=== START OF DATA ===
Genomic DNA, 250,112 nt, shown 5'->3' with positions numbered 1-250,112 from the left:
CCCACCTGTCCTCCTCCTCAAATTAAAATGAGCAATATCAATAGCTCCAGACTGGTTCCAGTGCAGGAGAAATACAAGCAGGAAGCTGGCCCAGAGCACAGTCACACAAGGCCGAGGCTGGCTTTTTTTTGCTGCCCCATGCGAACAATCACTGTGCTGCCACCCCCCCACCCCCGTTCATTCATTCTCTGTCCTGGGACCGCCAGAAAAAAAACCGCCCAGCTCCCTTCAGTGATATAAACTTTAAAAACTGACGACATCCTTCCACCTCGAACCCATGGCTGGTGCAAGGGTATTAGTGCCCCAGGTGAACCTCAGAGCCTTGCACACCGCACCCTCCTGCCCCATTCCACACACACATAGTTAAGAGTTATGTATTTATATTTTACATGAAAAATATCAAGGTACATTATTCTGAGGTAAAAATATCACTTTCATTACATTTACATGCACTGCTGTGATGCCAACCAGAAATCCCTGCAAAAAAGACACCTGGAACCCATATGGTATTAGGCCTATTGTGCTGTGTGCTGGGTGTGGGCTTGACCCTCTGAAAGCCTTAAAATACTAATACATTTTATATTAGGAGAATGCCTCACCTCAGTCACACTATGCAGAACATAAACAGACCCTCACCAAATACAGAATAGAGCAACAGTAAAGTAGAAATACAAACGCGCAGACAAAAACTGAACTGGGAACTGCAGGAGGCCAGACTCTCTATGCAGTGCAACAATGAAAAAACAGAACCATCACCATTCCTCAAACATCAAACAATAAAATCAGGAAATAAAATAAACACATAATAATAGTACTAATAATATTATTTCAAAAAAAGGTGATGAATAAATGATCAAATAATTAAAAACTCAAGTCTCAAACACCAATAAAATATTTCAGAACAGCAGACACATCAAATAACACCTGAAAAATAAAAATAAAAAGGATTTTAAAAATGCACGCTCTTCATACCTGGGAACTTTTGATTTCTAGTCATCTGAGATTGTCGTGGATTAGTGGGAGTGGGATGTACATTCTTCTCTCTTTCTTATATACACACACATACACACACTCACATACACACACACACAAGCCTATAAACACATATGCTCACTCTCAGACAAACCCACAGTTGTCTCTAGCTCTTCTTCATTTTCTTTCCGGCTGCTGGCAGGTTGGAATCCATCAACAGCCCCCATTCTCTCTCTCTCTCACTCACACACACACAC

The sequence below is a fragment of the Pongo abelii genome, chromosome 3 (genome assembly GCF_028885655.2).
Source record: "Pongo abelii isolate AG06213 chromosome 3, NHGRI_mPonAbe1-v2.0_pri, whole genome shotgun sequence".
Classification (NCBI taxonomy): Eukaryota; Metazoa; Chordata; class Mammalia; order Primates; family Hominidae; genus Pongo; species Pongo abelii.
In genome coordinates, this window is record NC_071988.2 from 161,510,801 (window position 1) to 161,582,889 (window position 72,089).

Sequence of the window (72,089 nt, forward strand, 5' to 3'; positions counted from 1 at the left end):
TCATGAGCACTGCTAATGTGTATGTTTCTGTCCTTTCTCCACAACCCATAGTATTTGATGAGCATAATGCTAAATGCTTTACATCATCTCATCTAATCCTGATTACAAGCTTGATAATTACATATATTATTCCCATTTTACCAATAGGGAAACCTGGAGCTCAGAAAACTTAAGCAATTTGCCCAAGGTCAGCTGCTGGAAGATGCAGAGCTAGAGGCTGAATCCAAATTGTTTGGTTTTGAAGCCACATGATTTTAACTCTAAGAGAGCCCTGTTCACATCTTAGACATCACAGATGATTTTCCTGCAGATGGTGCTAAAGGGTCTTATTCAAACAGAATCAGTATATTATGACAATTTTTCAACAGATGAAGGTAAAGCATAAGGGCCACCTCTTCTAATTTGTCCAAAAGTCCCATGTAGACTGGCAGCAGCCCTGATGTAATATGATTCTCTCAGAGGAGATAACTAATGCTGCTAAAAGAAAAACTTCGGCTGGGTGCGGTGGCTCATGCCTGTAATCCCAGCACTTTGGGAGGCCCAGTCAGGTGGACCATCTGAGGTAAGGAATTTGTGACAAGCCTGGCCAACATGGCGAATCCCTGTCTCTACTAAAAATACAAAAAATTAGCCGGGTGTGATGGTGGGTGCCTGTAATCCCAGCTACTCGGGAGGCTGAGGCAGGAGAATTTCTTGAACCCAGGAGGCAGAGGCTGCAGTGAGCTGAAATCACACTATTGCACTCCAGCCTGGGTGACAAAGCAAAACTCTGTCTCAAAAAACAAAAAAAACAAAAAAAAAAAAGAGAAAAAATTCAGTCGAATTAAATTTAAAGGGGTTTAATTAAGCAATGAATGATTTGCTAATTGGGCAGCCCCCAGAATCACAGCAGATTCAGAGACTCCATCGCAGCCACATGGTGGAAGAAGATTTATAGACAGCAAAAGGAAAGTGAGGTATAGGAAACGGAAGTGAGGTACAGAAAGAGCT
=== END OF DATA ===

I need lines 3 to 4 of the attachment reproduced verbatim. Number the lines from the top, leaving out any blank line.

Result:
The sequence below is a fragment of the Pongo abelii genome, chromosome 3 (genome assembly GCF_028885655.2).
Source record: "Pongo abelii isolate AG06213 chromosome 3, NHGRI_mPonAbe1-v2.0_pri, whole genome shotgun sequence".